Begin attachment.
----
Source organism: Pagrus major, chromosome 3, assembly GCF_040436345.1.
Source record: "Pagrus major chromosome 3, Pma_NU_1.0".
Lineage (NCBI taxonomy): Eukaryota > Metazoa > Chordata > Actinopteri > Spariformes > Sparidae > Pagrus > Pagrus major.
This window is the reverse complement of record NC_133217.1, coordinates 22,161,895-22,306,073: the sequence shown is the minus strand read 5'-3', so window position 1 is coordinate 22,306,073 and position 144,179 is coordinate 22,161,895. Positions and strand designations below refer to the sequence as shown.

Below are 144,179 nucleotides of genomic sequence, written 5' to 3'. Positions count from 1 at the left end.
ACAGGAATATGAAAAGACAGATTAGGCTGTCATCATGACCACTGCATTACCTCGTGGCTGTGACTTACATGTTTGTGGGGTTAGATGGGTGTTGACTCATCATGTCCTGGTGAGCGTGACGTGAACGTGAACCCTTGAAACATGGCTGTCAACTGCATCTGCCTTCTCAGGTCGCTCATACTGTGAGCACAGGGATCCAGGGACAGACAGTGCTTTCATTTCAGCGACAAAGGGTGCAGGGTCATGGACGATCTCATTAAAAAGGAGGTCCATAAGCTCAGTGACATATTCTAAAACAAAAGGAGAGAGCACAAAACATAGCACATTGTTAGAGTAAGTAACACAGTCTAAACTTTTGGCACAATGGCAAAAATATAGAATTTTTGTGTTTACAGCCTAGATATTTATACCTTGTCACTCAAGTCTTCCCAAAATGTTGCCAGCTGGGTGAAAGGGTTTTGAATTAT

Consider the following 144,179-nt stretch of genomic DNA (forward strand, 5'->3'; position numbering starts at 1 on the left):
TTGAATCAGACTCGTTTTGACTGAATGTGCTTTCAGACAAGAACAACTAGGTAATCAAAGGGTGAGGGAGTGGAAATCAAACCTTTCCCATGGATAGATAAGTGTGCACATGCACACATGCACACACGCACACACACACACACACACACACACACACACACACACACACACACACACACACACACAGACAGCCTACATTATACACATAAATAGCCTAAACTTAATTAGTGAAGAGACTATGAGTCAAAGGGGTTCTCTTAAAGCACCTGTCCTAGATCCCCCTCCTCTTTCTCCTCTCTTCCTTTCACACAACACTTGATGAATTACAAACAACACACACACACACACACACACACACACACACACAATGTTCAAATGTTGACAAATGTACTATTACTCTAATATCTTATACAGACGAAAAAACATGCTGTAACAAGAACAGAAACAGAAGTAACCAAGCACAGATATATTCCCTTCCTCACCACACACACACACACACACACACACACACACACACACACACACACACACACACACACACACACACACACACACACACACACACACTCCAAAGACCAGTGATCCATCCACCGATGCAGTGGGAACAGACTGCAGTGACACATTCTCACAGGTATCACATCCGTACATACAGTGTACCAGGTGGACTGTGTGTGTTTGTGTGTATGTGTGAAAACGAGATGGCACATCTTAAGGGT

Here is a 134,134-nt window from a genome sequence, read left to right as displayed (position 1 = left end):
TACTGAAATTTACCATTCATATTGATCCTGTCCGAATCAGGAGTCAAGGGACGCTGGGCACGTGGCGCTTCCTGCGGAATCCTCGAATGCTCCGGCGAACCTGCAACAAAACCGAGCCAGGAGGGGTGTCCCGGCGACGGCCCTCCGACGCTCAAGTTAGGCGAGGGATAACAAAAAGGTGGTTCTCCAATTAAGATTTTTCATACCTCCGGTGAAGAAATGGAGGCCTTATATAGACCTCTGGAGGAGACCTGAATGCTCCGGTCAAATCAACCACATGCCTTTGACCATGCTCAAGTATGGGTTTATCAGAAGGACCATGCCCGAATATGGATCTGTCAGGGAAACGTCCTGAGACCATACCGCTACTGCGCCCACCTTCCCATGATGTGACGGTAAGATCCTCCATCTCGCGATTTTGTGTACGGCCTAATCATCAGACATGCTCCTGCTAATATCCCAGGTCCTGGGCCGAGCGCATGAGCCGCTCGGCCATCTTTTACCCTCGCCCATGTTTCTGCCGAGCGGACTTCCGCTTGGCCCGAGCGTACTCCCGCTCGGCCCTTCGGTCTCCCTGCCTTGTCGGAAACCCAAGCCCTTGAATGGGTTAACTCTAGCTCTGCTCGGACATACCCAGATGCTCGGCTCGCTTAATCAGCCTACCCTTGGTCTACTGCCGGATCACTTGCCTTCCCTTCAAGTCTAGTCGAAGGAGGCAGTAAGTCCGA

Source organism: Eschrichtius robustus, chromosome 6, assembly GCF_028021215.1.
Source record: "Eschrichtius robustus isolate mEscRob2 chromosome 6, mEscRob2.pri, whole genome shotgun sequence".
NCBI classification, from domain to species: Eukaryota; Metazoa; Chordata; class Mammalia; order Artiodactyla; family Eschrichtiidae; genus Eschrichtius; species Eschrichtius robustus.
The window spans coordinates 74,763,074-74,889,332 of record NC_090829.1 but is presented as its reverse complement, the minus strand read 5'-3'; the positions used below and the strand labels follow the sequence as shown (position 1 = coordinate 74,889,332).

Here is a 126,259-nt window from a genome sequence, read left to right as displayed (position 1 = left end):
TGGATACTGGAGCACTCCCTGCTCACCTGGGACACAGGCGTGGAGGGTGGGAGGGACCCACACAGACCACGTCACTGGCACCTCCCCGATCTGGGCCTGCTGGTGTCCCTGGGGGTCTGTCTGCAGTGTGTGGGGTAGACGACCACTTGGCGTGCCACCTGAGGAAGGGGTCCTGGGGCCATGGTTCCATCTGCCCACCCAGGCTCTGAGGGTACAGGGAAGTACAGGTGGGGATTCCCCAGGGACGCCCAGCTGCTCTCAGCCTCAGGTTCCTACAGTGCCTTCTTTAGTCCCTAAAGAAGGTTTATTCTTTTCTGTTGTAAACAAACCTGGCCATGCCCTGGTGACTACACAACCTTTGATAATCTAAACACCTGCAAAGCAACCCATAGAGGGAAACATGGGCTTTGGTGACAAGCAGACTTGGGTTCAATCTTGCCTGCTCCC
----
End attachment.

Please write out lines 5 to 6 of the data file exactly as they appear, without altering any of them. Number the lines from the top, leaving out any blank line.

Below are 144,179 nucleotides of genomic sequence, written 5' to 3'. Positions count from 1 at the left end.
ACAGGAATATGAAAAGACAGATTAGGCTGTCATCATGACCACTGCATTACCTCGTGGCTGTGACTTACATGTTTGTGGGGTTAGATGGGTGTTGACTCATCATGTCCTGGTGAGCGTGACGTGAACGTGAACCCTTGAAACATGGCTGTCAACTGCATCTGCCTTCTCAGGTCGCTCATACTGTGAGCACAGGGATCCAGGGACAGACAGTGCTTTCATTTCAGCGACAAAGGGTGCAGGGTCATGGACGATCTCATTAAAAAGGAGGTCCATAAGCTCAGTGACATATTCTAAAACAAAAGGAGAGAGCACAAAACATAGCACATTGTTAGAGTAAGTAACACAGTCTAAACTTTTGGCACAATGGCAAAAATATAGAATTTTTGTGTTTACAGCCTAGATATTTATACCTTGTCACTCAAGTCTTCCCAAAATGTTGCCAGCTGGGTGAAAGGGTTTTGAATTAT